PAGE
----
We spent the next hour walking round and round in circles around Greenwich watching drunks fighting and being sick, until she eventually turned up, with her husband at around 12.50am. As we passed near her house, my partner who had gradually been feeling worse and worse as the evening wore on, began to hyperventilate and complain of chest pains, and asked to be taken to hospital. I was now more worried than ever, and in turmoil, racked with guilt as having put him through this, just so that I could have 2 hours of enjoyment.

The next 9 hours were spent in Casualty being prodded and poked and subject to blood tests, ECG's and all manner of other tests to rule out the possibility of a heart attack. It didn't help that there had been a major incident that night - a young man was fatally stabbed outside a nightclub and killed, and his friends had carried out a retaliation stabbing on the perpetrator who was responsible for this senseless murder, and was under Police surveillance, refusing to talk. The doors had to be closed at one point, as the vigilantes tried to get in and finish off the job, and place was crawling with armed Police. We were there when the young mans mother was informed of her son's death and the cries were truly heart rending - what a senseless loss of life.

It was all in a nights work the nurses and doctors, who also had to cope with a suspected overdose and a self harmer with arms were marked with razor marks. My partner and I had to spend the night in this place, he on a hospital trolley and me in a chair, attempting to sleep surrounded by a refugee couple who spoke only Swahili and an elderly woman who kept muttering to herself. He was finally discharged at around 10am, having been given the all clear, and we rang his sister for a lift home before crashing straight into bed. Of course my own sister was ringing as we got in, her timing as always impeccable, but we let the answerphone get her call.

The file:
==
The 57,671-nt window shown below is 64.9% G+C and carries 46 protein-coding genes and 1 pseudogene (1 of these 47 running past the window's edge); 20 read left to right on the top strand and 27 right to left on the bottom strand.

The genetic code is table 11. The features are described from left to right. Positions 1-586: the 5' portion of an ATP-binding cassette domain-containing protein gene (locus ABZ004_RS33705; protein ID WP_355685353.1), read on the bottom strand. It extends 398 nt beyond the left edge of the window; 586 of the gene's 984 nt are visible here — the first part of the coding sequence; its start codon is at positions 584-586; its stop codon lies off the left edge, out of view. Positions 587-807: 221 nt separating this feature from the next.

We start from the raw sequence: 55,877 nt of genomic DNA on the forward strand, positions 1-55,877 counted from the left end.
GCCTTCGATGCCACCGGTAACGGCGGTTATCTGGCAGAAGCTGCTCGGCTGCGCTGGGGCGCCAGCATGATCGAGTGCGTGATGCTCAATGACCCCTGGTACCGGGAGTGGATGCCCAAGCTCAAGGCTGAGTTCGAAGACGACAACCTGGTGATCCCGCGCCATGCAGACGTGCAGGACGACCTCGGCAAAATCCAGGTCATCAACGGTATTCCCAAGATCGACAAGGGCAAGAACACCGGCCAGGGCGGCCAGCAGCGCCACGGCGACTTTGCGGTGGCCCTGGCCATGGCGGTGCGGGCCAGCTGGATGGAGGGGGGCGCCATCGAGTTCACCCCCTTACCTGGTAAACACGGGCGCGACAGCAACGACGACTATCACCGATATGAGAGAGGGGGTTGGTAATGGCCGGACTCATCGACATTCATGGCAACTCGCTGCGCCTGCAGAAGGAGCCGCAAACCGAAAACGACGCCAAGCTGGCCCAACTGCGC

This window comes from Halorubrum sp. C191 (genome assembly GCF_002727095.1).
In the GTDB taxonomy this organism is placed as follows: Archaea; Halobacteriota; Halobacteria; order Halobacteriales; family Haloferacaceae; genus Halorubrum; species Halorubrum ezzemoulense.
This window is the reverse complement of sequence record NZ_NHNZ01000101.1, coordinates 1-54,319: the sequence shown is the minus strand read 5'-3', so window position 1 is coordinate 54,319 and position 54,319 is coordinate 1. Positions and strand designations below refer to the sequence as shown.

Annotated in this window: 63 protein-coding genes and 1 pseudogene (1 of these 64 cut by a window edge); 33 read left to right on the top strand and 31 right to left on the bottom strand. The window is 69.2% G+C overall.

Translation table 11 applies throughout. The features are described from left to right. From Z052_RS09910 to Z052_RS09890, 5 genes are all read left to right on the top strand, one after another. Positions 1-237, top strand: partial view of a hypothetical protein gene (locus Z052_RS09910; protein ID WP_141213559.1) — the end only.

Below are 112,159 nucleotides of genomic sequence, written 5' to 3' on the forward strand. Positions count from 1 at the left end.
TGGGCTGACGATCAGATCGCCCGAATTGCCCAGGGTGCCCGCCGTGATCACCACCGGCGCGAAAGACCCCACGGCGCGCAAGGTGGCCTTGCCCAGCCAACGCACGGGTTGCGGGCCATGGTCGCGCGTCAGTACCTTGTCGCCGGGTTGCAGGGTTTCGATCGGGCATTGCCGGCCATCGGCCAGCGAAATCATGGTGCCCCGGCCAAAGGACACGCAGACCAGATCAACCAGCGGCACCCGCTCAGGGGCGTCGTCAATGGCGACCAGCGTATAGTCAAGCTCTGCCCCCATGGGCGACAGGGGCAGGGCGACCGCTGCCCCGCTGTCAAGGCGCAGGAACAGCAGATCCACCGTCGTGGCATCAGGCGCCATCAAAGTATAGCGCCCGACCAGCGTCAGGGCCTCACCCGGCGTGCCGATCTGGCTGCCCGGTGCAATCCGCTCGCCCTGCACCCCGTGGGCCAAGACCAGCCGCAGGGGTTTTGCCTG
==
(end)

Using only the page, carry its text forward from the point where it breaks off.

Needless to say, I didn't make it to work on Saturday, but my acting Manager was very good and understanding. I didn't realise just how much this had affected me until I got to work today, my regular boss having returned from his holiday. It feels like the rug has been quite literally swept from under me, as I felt so low and miserable all day, with no energy and no enthusiasm to do anything at all. I found myself wanting to just lock myself away and cry. I suppose given the situation, and all that I have experienced these past few days, this is to be expected, but it hit me like a ton of bricks. I am not normally like this, bouncing back from setbacks very quickly (with a family like mine I had to learn to do this, or otherwise I would have done stark raving mad a long time ago).

What didn't help is the realisation that I may have to face disciplinary action for some items that were stolen from the window last week - the thieves got in through the front window, which I thought I had locked after putting out some new price tickets. I know that someone has to take the rap for this, and it is a serious stock loss, but it seems so unfair given the way I have worked for this company in the past 10 months. I have worked my arse off for little thanks or reward, at minimum wage in awful conditions, frequently without lunch breaks. This was a sitting time bomb waiting to go off, as my boss has told them, and it was only a matter of time before something like this happened. Now it looks as I will be the one to take the blame. It doesn't rain, it pours.